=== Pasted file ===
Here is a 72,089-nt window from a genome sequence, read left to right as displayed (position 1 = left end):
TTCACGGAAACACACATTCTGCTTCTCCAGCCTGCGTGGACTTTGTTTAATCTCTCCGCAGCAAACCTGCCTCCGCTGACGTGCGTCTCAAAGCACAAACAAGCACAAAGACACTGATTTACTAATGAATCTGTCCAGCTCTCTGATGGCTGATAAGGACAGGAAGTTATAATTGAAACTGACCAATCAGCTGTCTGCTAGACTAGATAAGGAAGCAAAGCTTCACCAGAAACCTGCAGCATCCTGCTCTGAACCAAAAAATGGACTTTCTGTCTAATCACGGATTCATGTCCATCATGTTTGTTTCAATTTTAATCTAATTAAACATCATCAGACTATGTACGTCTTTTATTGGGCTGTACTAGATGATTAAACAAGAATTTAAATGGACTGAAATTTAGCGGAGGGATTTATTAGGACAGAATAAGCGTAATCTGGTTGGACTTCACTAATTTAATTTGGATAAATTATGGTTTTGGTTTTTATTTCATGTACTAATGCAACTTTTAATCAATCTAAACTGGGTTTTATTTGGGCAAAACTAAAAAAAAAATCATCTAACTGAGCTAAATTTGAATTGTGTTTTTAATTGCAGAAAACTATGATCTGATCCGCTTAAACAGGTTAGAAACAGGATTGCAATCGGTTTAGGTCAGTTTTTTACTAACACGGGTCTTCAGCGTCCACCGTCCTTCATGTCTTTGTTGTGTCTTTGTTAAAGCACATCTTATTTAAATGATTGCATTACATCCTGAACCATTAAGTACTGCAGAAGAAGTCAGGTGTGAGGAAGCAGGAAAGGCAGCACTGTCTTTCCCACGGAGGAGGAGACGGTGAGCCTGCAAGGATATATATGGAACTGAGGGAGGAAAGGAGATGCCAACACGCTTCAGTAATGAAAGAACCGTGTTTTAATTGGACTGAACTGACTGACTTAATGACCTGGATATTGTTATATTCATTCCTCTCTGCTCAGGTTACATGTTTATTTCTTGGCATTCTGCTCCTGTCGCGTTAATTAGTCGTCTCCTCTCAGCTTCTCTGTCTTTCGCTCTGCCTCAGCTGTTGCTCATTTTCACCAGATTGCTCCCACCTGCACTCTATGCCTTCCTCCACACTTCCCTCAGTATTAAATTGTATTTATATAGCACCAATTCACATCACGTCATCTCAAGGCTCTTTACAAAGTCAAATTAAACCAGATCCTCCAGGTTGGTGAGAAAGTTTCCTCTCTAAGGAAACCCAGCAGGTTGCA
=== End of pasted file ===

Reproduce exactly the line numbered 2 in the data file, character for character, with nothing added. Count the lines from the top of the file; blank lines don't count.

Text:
TTCACGGAAACACACATTCTGCTTCTCCAGCCTGCGTGGACTTTGTTTAATCTCTCCGCAGCAAACCTGCCTCCGCTGACGTGCGTCTCAAAGCACAAACAAGCACAAAGACACTGATTTACTAATGAATCTGTCCAGCTCTCTGATGGCTGATAAGGACAGGAAGTTATAATTGAAACTGACCAATCAGCTGTCTGCTAGACTAGATAAGGAAGCAAAGCTTCACCAGAAACCTGCAGCATCCTGCTCTGAACCAAAAAATGGACTTTCTGTCTAATCACGGATTCATGTCCATCATGTTTGTTTCAATTTTAATCTAATTAAACATCATCAGACTATGTACGTCTTTTATTGGGCTGTACTAGATGATTAAACAAGAATTTAAATGGACTGAAATTTAGCGGAGGGATTTATTAGGACAGAATAAGCGTAATCTGGTTGGACTTCACTAATTTAATTTGGATAAATTATGGTTTTGGTTTTTATTTCATGTACTAATGCAACTTTTAATCAATCTAAACTGGGTTTTATTTGGGCAAAACTAAAAAAAAAATCATCTAACTGAGCTAAATTTGAATTGTGTTTTTAATTGCAGAAAACTATGATCTGATCCGCTTAAACAGGTTAGAAACAGGATTGCAATCGGTTTAGGTCAGTTTTTTACTAACACGGGTCTTCAGCGTCCACCGTCCTTCATGTCTTTGTTGTGTCTTTGTTAAAGCACATCTTATTTAAATGATTGCATTACATCCTGAACCATTAAGTACTGCAGAAGAAGTCAGGTGTGAGGAAGCAGGAAAGGCAGCACTGTCTTTCCCACGGAGGAGGAGACGGTGAGCCTGCAAGGATATATATGGAACTGAGGGAGGAAAGGAGATGCCAACACGCTTCAGTAATGAAAGAACCGTGTTTTAATTGGACTGAACTGACTGACTTAATGACCTGGATATTGTTATATTCATTCCTCTCTGCTCAGGTTACATGTTTATTTCTTGGCATTCTGCTCCTGTCGCGTTAATTAGTCGTCTCCTCTCAGCTTCTCTGTCTTTCGCTCTGCCTCAGCTGTTGCTCATTTTCACCAGATTGCTCCCACCTGCACTCTATGCCTTCCTCCACACTTCCCTCAGTATTAAATTGTATTTATATAGCACCAATTCACATCACGTCATCTCAAGGCTCTTTACAAAGTCAAATTAAACCAGATCCTCCAGGTTGGTGAGAAAGTTTCCTCTCTAAGGAAACCCAGCAGGTTGCA